The Cartesius Museum is such an environment. Because of the open character of the cooperation a stream of interest originates from all directions: businesses, residents, secondary schools, secondary vocational education, universities, the creative sector, cultural and social sectors and government. In a mix of disciplines, projects are jointly designed and implemented or realized in commission.
Cooperation, really working together, is not only a lot more fun, it is also extremely effective. By leveraging each other’s expertise and networks, better choices can be made and an entrepreneurial spirit grows.

This cooperation is not always successful and without hitches. Sometimes insights turn out to differ or there is friction about each other’s attitude or actions. In the Cartesius Museum it works predominantly well and the network is growing with people who are attracted to the artistic, utopian and practical framework of the Cartesius Museum in conjunction with the location, the Cartesius area. With varying success, new coalitions arise to create opportunities and work together on projects.

Good cooperation is essential for any exploration of possibilities for a sustainable and social market society. With good cooperation the term ‘swarming’ is also frequently used as an analogy for seemingly acting, moving and organizing as a group. In the book, Easycratie (2010) Martijn Aslander and Erwin Witteveen describe the conditions under which such a group must meet: The group must be varied so that different pieces of information are introduced. There must be a system to summarize the different pieces and to put this information together. The group should be decentralized, so that the answer is not dictated to the group by someone at the top. The group members must be able to think independently and should not be worried about what others will think, because otherwise the group will not reach its objectives.
Remarkable in this otherwise meaningful instruction is the reference to ‘someone at the top’. In my experience, any rise in the group that works as an open cooperative is problematic and you should be very careful with formal or explicit leadership. In any case, there cannot be a ‘top’ who can tell others what to do.

Because of the problematic nature of formal or explicit leadership in open collaboration, I have observed there are three crucial skills for the participants: loyalty, trust and responsibility.
These skills are difficult to objectify for the group or to be agreed on as ‘rules’ with each other. Enforcing these crucial skills with contracts or other forms of regulation makes little sense because this would nullify the open nature of the cooperation. So, if the open collaboration succeeds, this says something about the particular skills of the participants and I’ve noticed that many creative professionals regularly achieve great successes. Why is that?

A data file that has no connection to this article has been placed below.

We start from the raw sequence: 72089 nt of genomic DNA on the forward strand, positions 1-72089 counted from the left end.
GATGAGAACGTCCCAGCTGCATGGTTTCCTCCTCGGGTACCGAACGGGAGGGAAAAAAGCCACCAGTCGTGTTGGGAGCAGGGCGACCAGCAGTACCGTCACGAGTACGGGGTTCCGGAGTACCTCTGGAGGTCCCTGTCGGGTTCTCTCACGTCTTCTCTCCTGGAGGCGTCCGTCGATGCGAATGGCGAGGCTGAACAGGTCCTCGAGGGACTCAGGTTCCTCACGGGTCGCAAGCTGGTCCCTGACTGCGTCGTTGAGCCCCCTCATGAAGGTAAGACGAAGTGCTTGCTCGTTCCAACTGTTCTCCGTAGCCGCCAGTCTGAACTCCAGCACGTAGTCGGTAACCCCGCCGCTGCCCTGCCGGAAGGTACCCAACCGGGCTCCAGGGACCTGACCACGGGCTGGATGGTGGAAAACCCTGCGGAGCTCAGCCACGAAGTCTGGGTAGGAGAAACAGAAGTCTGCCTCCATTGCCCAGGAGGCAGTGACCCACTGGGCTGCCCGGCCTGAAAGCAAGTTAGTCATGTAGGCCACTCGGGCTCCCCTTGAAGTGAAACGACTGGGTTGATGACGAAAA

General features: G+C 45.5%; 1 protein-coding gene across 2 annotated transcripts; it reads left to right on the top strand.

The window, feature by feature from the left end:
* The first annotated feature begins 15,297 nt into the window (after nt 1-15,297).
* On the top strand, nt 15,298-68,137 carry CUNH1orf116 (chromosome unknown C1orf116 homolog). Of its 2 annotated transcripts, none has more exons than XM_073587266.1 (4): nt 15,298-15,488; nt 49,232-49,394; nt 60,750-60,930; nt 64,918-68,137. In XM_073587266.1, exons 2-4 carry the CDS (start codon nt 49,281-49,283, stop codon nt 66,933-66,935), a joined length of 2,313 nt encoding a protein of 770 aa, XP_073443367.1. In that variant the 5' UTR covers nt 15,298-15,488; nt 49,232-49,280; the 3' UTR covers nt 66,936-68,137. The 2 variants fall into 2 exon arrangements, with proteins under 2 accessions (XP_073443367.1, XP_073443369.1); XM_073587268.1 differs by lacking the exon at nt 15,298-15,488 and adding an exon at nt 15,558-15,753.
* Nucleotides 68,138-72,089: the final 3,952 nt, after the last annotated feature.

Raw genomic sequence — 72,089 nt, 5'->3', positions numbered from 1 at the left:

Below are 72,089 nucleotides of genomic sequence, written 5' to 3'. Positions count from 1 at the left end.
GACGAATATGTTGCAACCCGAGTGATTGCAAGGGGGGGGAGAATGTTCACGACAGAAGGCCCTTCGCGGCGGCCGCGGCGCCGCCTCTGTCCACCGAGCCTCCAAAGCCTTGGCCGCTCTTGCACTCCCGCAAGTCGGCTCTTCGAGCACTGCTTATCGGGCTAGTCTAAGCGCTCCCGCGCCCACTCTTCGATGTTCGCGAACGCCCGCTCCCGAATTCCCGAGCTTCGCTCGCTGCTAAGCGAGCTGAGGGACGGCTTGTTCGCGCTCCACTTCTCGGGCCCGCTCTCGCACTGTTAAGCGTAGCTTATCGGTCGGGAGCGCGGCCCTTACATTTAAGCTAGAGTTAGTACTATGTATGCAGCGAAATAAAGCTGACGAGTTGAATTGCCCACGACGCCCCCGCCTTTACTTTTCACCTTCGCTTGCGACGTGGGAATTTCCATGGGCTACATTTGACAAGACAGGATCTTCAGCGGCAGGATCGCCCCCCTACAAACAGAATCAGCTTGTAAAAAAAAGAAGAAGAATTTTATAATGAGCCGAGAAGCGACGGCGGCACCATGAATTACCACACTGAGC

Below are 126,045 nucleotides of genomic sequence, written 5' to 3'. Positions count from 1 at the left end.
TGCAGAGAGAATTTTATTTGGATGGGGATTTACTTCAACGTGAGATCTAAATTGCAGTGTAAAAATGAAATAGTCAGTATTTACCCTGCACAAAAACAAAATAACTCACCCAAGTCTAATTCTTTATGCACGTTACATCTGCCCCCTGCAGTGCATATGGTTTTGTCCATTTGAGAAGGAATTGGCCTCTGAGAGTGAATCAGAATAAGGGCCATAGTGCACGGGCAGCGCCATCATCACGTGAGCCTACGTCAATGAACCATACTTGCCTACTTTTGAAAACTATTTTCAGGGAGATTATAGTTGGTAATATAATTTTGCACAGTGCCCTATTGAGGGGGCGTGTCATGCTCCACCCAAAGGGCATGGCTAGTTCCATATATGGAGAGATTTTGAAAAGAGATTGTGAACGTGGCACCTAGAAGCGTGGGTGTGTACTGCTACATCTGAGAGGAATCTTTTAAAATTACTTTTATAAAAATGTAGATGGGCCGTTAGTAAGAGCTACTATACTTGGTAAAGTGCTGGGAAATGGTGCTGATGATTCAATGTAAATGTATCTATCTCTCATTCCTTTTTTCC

The professional ability to “create” is a fragile talent. After all, you put something of yourself in this creation and that is inherently vulnerable. Creative professionals know and are deeply aware of this. It is my experience that this vulnerability is rarely ‘abused’. Of course creative professionals can criticize each other as a form of disqualification contesting the others’ professionalism openly with potentially damaging consequences. But as long as there is no doubt about each other’s professionalism loyalty will prevail. There is a mutual respect for shared vulnerability and the others’ creative power.
Essential to creation is scanning and searching; a matter of going with a hunch or a gut feeling. It leaves no doubt that it is the skill of scanning and searching is ideal for setting up a fruitful collaboration. Once this joint scan and search is disrupted, creation fails. It is precisely here where the creative professional distinguishes itself from most other disciplines. The creative professional is aware of a flow that can only exist by mutual loyalty to the fragile process of looking for opportunities.

Trust is the second competency and is close to loyalty. Trust in each other’s position as co-creator goes beyond loyalty when scanning capabilities. Trust here implies an unconditional willingness to take a person seriously, as a thinker and as creator.
These are high demands for cooperation, but not strange for most creative professionals. Many creative professionals are unconsciously competent when it comes to the skills loyalty and trust, but these skills are of great value to a fruitful cooperation. I suspect that it is precisely these skills for most creative professionals, paradoxically, stand in their way when it comes to making clear agreements and negotiations. “Everything is going well!” “We’ll see how things turn out!”

Responsibility is the third conditional competency for successful cooperation. Who creates, also has a responsibility. What choices do you make? What do you choose and what do you leave out? Who and what do you involve in your considerations? What are the consequences of your choices?